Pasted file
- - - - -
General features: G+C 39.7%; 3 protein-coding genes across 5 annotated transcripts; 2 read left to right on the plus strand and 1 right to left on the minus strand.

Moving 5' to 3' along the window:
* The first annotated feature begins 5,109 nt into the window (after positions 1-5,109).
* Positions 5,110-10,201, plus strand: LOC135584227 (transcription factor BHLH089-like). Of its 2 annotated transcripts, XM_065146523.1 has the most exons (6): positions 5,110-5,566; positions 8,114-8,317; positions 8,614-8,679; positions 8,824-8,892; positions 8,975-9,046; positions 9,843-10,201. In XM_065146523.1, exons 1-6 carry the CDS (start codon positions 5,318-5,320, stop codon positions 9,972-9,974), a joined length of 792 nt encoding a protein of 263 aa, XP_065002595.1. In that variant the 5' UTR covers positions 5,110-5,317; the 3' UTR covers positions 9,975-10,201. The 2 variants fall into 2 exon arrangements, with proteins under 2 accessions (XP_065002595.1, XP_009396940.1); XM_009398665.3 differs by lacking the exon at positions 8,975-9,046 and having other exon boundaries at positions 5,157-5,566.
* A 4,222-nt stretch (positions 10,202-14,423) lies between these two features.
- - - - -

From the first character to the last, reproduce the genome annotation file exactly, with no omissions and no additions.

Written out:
General features: G+C 39.7%; 3 protein-coding genes across 5 annotated transcripts; 2 read left to right on the plus strand and 1 right to left on the minus strand.

Moving 5' to 3' along the window:
* The first annotated feature begins 5,109 nt into the window (after positions 1-5,109).
* Positions 5,110-10,201, plus strand: LOC135584227 (transcription factor BHLH089-like). Of its 2 annotated transcripts, XM_065146523.1 has the most exons (6): positions 5,110-5,566; positions 8,114-8,317; positions 8,614-8,679; positions 8,824-8,892; positions 8,975-9,046; positions 9,843-10,201. In XM_065146523.1, exons 1-6 carry the CDS (start codon positions 5,318-5,320, stop codon positions 9,972-9,974), a joined length of 792 nt encoding a protein of 263 aa, XP_065002595.1. In that variant the 5' UTR covers positions 5,110-5,317; the 3' UTR covers positions 9,975-10,201. The 2 variants fall into 2 exon arrangements, with proteins under 2 accessions (XP_065002595.1, XP_009396940.1); XM_009398665.3 differs by lacking the exon at positions 8,975-9,046 and having other exon boundaries at positions 5,157-5,566.
* A 4,222-nt stretch (positions 10,202-14,423) lies between these two features.